While on the campaign trail, I thought I would take a break and see an “old friend”:http://http://www.tayshaurquhart.com/Blog/ for dinner. My car drove me and my chief of staff along the 1, up the curves of the coast, to a restaurant on the top of a small rise overlooking the Pacific. Inside, we ate a grand gourmet repast.
Sadly, at the end of the meal my stomach was a bit upset. On the last of a few trips to the bathroom, three beautiful college girls asked me if I was ok. I admitted that I was experencing some stomach distress, and, after some flirtatious banter, one of the women offered me three pills from her handbag. Somewhat sheepish, I took them and, back at the table, added them to a pocket of my backpack that was filled with Advil.
Later, chatting with the three women and having a cocktail on the large lawn of the restaurant, I saw a police officer approaching. I looked over and saw my chief of staff; “I needed to do this now,” he said, “to stop the problem before it got too late.” The cop cuffed my hands in front of me, and grabbed my backpack to search it. “I can’t believe you did this to me,” I screamed, as I shoved my Chief Of Staff against a portico’s pillar and battered him with my cuffed hands.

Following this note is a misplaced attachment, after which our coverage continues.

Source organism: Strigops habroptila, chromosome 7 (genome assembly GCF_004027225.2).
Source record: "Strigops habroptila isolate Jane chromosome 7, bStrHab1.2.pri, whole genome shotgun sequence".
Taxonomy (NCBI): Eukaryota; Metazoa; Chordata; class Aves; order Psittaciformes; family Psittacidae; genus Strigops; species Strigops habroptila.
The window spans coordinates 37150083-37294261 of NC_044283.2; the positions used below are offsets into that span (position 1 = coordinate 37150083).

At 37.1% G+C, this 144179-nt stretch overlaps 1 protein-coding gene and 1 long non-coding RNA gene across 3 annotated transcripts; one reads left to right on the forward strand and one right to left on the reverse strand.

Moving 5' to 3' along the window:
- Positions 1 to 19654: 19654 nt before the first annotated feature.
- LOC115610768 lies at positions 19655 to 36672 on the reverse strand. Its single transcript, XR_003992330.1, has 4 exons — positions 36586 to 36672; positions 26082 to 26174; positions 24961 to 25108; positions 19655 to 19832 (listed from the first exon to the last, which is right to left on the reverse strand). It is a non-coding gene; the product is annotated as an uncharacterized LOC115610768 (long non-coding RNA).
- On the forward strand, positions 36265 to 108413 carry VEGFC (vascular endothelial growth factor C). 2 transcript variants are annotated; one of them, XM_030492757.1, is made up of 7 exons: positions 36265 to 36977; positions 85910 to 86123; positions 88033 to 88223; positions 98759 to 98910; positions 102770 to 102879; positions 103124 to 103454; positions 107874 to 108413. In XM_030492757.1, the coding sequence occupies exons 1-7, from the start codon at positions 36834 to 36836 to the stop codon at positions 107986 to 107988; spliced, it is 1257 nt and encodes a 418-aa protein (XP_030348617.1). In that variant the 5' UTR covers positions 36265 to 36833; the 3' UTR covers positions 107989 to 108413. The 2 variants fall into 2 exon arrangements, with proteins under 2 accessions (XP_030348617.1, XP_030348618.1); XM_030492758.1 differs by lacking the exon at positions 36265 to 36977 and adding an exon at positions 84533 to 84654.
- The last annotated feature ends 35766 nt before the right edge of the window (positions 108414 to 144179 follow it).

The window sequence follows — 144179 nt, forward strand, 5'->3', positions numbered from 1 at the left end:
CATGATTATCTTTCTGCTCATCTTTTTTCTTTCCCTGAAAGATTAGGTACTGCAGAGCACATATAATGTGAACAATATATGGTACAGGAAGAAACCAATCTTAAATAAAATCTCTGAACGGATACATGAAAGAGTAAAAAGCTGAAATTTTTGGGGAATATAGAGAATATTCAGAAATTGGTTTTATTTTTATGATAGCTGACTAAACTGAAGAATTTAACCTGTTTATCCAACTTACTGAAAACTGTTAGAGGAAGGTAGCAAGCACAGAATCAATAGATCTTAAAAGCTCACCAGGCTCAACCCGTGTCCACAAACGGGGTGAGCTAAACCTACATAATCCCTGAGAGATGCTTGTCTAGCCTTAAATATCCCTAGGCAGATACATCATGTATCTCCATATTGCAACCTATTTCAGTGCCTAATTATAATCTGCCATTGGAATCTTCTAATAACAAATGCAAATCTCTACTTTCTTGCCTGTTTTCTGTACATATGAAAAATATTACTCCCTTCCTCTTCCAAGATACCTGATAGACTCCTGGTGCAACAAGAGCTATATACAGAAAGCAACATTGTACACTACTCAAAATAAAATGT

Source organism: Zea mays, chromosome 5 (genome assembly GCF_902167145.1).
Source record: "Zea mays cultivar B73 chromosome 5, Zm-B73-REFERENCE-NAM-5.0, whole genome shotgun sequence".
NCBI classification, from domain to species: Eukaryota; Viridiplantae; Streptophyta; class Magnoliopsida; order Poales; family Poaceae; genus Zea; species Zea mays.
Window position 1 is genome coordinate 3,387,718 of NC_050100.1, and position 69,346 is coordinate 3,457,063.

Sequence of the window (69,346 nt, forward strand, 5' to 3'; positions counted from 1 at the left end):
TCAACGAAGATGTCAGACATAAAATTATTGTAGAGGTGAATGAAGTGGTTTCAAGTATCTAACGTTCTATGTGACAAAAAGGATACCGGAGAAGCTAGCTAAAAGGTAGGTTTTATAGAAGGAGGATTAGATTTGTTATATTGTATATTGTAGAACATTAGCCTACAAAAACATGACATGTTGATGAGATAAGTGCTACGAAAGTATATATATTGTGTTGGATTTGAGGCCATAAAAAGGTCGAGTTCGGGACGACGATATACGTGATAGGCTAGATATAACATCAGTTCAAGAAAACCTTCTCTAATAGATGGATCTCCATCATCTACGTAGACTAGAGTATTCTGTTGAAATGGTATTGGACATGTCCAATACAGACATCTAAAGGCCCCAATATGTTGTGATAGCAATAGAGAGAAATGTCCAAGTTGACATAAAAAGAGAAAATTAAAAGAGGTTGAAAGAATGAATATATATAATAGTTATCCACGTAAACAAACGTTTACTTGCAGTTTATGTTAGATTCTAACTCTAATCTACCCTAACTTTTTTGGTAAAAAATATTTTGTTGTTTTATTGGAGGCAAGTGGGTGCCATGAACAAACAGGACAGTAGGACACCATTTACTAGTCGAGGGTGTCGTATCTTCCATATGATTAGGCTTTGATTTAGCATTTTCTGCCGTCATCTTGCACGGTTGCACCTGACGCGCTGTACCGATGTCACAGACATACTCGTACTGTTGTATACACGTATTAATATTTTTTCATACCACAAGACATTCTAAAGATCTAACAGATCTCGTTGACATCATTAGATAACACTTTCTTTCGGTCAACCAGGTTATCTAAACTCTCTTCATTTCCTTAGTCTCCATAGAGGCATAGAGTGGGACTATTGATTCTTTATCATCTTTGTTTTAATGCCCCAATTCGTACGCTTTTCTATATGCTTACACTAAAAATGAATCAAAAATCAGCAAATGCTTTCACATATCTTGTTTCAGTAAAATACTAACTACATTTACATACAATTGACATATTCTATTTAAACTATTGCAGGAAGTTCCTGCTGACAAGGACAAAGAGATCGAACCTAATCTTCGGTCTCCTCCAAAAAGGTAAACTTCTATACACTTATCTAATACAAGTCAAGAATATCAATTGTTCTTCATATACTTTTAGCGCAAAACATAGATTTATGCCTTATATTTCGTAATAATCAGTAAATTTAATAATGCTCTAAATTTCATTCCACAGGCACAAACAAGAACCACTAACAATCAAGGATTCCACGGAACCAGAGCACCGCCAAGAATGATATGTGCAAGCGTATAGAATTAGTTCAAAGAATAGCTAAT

After a few blows, and with my Chief of Staff mostly unharmed, my anger subsided. It was replaced by tremendous regret, regret that I had accepted those three pills. I had only accepted them out of politeness, and hadd never planned to take them, but those pills were in my bag. What were they — were they prescription medication, over-the-counter medication, or illegal drugs? Would the cop find them? Would my campaign end, and my downfall be assured, by my Chief Of Staff’s betrayal and my own overly-friendly acceptance of the pills?
Of course, I will never know, because then I woke up.